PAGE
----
Balfour Beatty, the largest contractor in the UK, has produced a report on the company’s airport policy recommendations following the country’s departure from the European Union (EU).
Titled ‘Getting Off the Ground’ the construction company calls for the government to issue clearer aviation policies, stating that these need to be strengthened to prevent the UK from lagging behind other European countries in the aftermath of Brexit.
The issues raised by Balfour Beatty, which have been duly summarised in an article by Ace, are focused on the idea that all airports in the country, and not just Heathrow or Gatwick, should be developed to better link the different parts of the UK together. It argued that while it supports the plan to construct the new runway at Heathrow, it said that it is not nearly enough to boost the economy to best benefit the country post-Brexit.
In the report, the contractor expressed doubt that the Heathrow expansion plan will push through in the first place, given the odd timeline, as well as the strong opposition to the project. The environmental hazards of developing an additional runway has been raised by those contesting the construction. Once this is completed, Heathrow stands to be the biggest emitter of carbon dioxide in the country. It would also worsen the level of noise pollution within the area.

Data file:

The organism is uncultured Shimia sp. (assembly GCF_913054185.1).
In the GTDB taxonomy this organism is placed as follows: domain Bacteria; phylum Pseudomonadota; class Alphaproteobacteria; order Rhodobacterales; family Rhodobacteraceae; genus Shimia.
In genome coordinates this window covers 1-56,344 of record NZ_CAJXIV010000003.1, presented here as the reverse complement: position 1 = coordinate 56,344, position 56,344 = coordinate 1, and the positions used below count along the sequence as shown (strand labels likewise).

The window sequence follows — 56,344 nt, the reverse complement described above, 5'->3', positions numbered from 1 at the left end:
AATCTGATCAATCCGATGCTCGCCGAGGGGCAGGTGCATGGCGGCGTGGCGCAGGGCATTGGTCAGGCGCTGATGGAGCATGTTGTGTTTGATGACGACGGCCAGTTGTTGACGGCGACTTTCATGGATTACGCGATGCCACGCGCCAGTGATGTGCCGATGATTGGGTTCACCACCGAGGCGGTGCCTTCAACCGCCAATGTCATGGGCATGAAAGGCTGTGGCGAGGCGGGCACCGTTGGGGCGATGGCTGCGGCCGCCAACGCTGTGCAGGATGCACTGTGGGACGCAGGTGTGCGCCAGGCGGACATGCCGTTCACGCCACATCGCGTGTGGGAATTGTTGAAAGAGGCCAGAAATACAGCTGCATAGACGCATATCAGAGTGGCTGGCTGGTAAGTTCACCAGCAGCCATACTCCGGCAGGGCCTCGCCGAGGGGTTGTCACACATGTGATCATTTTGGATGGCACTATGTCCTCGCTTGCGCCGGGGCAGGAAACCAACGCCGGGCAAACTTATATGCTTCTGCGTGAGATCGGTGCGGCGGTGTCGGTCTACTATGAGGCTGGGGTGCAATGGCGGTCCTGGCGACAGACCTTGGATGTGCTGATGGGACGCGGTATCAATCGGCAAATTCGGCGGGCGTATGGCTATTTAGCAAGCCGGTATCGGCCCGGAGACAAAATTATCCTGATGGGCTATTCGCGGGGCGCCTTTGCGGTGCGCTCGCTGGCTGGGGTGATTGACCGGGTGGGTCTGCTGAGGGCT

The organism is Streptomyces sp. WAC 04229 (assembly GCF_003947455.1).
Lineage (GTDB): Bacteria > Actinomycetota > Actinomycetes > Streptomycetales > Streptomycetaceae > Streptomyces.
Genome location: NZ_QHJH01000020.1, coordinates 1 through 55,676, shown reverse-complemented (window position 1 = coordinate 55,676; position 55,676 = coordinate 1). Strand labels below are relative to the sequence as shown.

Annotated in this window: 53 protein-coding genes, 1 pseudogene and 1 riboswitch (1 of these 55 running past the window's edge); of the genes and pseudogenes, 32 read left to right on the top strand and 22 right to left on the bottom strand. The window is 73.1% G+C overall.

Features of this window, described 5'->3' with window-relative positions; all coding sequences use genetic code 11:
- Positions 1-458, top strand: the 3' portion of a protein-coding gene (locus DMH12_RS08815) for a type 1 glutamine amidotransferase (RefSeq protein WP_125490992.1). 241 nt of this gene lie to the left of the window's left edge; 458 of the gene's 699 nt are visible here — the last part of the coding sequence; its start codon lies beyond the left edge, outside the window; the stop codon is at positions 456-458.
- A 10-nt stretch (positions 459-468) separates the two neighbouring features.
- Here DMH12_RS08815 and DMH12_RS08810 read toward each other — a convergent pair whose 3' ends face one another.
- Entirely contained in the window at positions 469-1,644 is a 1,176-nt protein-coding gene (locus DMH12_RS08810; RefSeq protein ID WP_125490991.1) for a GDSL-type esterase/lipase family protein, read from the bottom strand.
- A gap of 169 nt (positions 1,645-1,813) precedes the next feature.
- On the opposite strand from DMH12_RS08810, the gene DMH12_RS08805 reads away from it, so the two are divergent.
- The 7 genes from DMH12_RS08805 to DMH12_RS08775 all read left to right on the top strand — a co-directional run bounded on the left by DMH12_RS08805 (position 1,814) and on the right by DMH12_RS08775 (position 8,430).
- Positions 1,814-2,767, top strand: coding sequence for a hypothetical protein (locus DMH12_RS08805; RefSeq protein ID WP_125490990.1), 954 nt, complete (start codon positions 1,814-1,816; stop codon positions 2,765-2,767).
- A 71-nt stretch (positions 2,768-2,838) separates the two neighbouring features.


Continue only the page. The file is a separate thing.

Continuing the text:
Nonetheless, Balfour Beatty also raised the concern that delays in the work could mean the UK being overtaken by other European states. By developing the airport, the country will be able to retain its competitive edge in trade.
The report stated, “The government should now develop a national aviation strategy, which considers the country’s future aviation needs holistically and addresses the contribution of all the UK’s airports that can make to improving the UK’s global connectivity, driving growth across the country”.
According to Construction News, the government plans to implement this project from 2020 to 2025.
Last year, the government decided to expand Heathrow instead of Gatwick. However, iNews reported that Steven Wingate, the head of Gatwick, has not given up on his plan for expansion, stating that he was continuing to put pressure on the powers above for the construction of a second runway at the airport. Gatwick is currently the busiest single-runway airport in the world, with an estimated 43 million passengers flying in and out of the airport in 2016.
As previously reported on Confessions Of A Trolley Dolly, there really is a need to expand airports, given the large volume of people travelling to and from London. Heathrow is already operating at 98% capacity.
Despite this need, however, the earlier article also cautions passengers that the progression of the Heathrow airport expansion could also mean pricier plane tickets. The price of flying is already expected to spike due to Brexit according to a blog post by airport car parking specialists Parking4Less. A further increase in the cost of plane tickets could very well mean that fewer people will now be able to afford to fly. Hence why many are questioning whether the UK really needs these expansions.